Editor’s Note: The president of the California Professional Firefighters union, Lou Paulson, has criticized Mayor Chuck Reed’s pension reform, stating “His idea of pension reform is, you sign up for one pension system, we’re going to change it now in mid career, and now you’re going to get something different.” But Paulson, and anyone who thinks defined benefit pensions can remain financially sustainable with only incremental adjustments, is ignoring a potential “mid-career” imposition of “something different” that could hit these funds like a seismic wave – a severe and prolonged market correction. That has already happened twice in the last 20 years, and each time, the rebound was triggered by lowering interest rates. But how much lower can interest rates go? In the following article by UnionWatch contributor Mike Shedlock, he highlights a just released forecast by GMO, a global investment management firm, that projects real rates of return for stocks and bonds stagnating at near zero levels for the next several years. What if they’re right? Shedlock’s article goes on to describe the situation with Illinois state pensions. The situation in California is scarcely better – after a bull market lasting nearly eight years, California’s state and local pension funds are still a bit shy of 80% funded, which is considered the minimum level for a healthy pension system. Saving defined benefits will require adopting much lower rate of return projections, and returning benefit formulas to pre-1999 levels. The sooner the leaders of government unions accept and support this, the more likely they will be able to save the defined benefit for all their members.
It is extremely refreshing to see a large, prominent, and historically accurate fund manager lay it on the line.
GMO does that quarter after quarter, with no-nonsense projections.
As of March 31, their 7-Year Asset Class Real Return Forecast is as follows.
Serious Question for Pension Plans
Given pension plan assumptions of 7-8% annualized returns how many of them can survive negative returns for seven years? It’s important to note that GMO is talking about “real” inflation-adjusted returns with an assumption of mean-reversion inflation to 2.2% over 15 years.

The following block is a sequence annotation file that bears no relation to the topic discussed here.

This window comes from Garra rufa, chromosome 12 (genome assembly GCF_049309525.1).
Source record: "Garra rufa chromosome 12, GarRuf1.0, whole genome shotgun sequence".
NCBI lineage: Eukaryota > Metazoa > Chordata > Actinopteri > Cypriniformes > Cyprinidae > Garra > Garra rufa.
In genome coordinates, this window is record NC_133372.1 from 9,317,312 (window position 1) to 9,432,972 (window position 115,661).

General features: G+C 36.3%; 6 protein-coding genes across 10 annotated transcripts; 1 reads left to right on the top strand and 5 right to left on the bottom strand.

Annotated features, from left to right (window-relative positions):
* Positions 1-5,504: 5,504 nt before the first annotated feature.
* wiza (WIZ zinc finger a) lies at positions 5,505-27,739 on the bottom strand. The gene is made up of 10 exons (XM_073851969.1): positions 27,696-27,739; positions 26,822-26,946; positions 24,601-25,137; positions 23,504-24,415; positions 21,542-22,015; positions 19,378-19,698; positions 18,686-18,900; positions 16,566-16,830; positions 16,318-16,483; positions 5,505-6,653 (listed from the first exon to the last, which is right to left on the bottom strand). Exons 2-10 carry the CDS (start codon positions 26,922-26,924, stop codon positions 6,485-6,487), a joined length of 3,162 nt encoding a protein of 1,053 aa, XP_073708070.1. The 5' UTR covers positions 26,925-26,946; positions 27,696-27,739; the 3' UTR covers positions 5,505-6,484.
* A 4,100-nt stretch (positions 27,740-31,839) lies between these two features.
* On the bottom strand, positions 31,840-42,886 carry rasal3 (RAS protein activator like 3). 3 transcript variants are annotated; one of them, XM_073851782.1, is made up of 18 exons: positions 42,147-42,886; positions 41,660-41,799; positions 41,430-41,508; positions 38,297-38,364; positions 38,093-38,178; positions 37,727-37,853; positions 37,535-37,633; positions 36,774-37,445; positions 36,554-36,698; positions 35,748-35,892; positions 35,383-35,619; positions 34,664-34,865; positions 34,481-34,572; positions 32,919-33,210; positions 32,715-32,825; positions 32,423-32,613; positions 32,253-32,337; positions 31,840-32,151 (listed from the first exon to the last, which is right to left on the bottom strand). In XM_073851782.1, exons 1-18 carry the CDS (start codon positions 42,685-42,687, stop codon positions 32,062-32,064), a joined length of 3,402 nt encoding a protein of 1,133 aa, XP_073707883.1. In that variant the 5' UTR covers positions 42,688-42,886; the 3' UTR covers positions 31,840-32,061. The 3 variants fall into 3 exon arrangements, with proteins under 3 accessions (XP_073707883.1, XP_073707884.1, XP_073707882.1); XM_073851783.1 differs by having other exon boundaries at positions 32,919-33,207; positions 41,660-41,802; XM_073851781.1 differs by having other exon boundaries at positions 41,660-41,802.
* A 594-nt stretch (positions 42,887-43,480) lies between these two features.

Still, that leaves US equities at zero to -1% returns and US bonds at negative 2.4% returns.
Even if GMO is wrong by say 3%, many pension plans will be in deep serious trouble at those returns.
Illinois Pension Plans
I keep harping about this issue, but it’s an important one. In the state of Illinois, and in spite of an enormous rally in the stock market since 2009, Illinois pension plans are only 39% funded.
A “Special Pension Briefing” last November, shows the Illinois State Retirement Systems are in dismal shape.
- Teachers’ Retirement System (TRS): $61.6 Billion
- State Retirement Systems (SERS): $61.6 Billion
- State Universities Retirement System (SURS): $21.6 Billion
- Judicial Retirement System (JRS): $1.5 Billion
- General Assembly Retirement System (GARS): $0.3 Billion
The above numbers show actuarial (smoothed) asset valuations.
Liability Trends – Not Smoothed
In spite of the massive stock market rally, Illinois liabilities increased every year since 2011.
For still more details, please see Illinois Pension Plans 39% Funded; Taxpayers On the Hook for $105 Billion in Liabilities; It Will Get Worse!.
Any notion that pension shortfalls can be balanced on the backs of Illinois taxpayers needs to vanish now.
How did Illinois plans became so underfunded?
In general, by promising far more than can possibly be delivered.
Illinois State Pensions – Summary of Liabilities and Unfunded Ratios
Congratulations go to the Illinois General Assembly Retirement System (GARS) for having one of the worst, (if not the worst) pension plan in the entire nation. It is 16% funded.
No doubt, that increases the pressure of the General Assembly to put the burden of bailing out the system on the backs of Illinois taxpayers.
Pension promises were not made in good faith.
Rather, pension promises were the direct result of coercion by public unions on legislators, mayors, and other officials willing to accept bribes because they shared in the ill-gotten gains of backroom deals at taxpayer expense.